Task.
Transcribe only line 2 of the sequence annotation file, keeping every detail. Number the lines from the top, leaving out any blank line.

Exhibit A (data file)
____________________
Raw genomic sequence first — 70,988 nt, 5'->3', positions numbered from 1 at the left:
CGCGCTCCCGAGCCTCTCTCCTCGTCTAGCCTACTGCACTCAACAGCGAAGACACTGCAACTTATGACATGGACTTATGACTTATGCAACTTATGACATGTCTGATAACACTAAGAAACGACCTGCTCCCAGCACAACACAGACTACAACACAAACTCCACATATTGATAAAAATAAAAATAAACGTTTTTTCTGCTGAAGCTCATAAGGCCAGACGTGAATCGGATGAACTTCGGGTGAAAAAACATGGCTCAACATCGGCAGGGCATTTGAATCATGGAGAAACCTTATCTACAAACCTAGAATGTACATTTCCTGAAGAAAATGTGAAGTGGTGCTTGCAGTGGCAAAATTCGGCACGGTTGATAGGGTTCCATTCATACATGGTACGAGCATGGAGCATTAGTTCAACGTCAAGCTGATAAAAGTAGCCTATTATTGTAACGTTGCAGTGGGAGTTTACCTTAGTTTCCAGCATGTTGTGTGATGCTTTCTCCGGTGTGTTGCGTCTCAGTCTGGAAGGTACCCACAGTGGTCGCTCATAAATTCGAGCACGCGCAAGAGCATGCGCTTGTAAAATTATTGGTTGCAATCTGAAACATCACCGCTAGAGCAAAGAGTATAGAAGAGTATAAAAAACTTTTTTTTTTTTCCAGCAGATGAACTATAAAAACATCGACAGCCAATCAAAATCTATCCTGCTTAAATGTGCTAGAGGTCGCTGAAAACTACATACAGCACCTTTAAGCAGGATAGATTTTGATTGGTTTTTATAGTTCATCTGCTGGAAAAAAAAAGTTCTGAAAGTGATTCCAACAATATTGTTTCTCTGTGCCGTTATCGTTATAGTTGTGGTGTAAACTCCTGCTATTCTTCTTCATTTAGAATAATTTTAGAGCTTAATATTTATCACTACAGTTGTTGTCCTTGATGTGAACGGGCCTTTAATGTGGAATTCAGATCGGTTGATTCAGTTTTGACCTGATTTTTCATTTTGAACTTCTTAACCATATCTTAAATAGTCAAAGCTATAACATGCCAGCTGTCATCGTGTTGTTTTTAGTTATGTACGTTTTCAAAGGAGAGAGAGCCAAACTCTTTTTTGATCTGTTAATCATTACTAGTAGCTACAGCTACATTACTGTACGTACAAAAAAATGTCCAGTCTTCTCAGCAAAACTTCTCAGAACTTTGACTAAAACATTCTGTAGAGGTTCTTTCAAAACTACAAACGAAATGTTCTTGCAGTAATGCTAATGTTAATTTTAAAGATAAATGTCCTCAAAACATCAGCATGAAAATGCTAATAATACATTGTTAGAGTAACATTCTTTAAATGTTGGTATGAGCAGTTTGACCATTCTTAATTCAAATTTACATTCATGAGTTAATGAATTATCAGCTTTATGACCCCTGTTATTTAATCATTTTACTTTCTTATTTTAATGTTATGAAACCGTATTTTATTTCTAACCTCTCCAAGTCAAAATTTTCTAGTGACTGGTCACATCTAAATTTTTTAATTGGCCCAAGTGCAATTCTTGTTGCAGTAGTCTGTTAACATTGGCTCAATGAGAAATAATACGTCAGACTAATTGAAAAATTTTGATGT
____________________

CGCGCTCCCGAGCCTCTCTCCTCGTCTAGCCTACTGCACTCAACAGCGAAGACACTGCAACTTATGACATGGACTTATGACTTATGCAACTTATGACATGTCTGATAACACTAAGAAACGACCTGCTCCCAGCACAACACAGACTACAACACAAACTCCACATATTGATAAAAATAAAAATAAACGTTTTTTCTGCTGAAGCTCATAAGGCCAGACGTGAATCGGATGAACTTCGGGTGAAAAAACATGGCTCAACATCGGCAGGGCATTTGAATCATGGAGAAACCTTATCTACAAACCTAGAATGTACATTTCCTGAAGAAAATGTGAAGTGGTGCTTGCAGTGGCAAAATTCGGCACGGTTGATAGGGTTCCATTCATACATGGTACGAGCATGGAGCATTAGTTCAACGTCAAGCTGATAAAAGTAGCCTATTATTGTAACGTTGCAGTGGGAGTTTACCTTAGTTTCCAGCATGTTGTGTGATGCTTTCTCCGGTGTGTTGCGTCTCAGTCTGGAAGGTACCCACAGTGGTCGCTCATAAATTCGAGCACGCGCAAGAGCATGCGCTTGTAAAATTATTGGTTGCAATCTGAAACATCACCGCTAGAGCAAAGAGTATAGAAGAGTATAAAAAACTTTTTTTTTTTTCCAGCAGATGAACTATAAAAACATCGACAGCCAATCAAAATCTATCCTGCTTAAATGTGCTAGAGGTCGCTGAAAACTACATACAGCACCTTTAAGCAGGATAGATTTTGATTGGTTTTTATAGTTCATCTGCTGGAAAAAAAAAGTTCTGAAAGTGATTCCAACAATATTGTTTCTCTGTGCCGTTATCGTTATAGTTGTGGTGTAAACTCCTGCTATTCTTCTTCATTTAGAATAATTTTAGAGCTTAATATTTATCACTACAGTTGTTGTCCTTGATGTGAACGGGCCTTTAATGTGGAATTCAGATCGGTTGATTCAGTTTTGACCTGATTTTTCATTTTGAACTTCTTAACCATATCTTAAATAGTCAAAGCTATAACATGCCAGCTGTCATCGTGTTGTTTTTAGTTATGTACGTTTTCAAAGGAGAGAGAGCCAAACTCTTTTTTGATCTGTTAATCATTACTAGTAGCTACAGCTACATTACTGTACGTACAAAAAAATGTCCAGTCTTCTCAGCAAAACTTCTCAGAACTTTGACTAAAACATTCTGTAGAGGTTCTTTCAAAACTACAAACGAAATGTTCTTGCAGTAATGCTAATGTTAATTTTAAAGATAAATGTCCTCAAAACATCAGCATGAAAATGCTAATAATACATTGTTAGAGTAACATTCTTTAAATGTTGGTATGAGCAGTTTGACCATTCTTAATTCAAATTTACATTCATGAGTTAATGAATTATCAGCTTTATGACCCCTGTTATTTAATCATTTTACTTTCTTATTTTAATGTTATGAAACCGTATTTTATTTCTAACCTCTCCAAGTCAAAATTTTCTAGTGACTGGTCACATCTAAATTTTTTAATTGGCCCAAGTGCAATTCTTGTTGCAGTAGTCTGTTAACATTGGCTCAATGAGAAATAATACGTCAGACTAATTGAAAAATTTTGATGT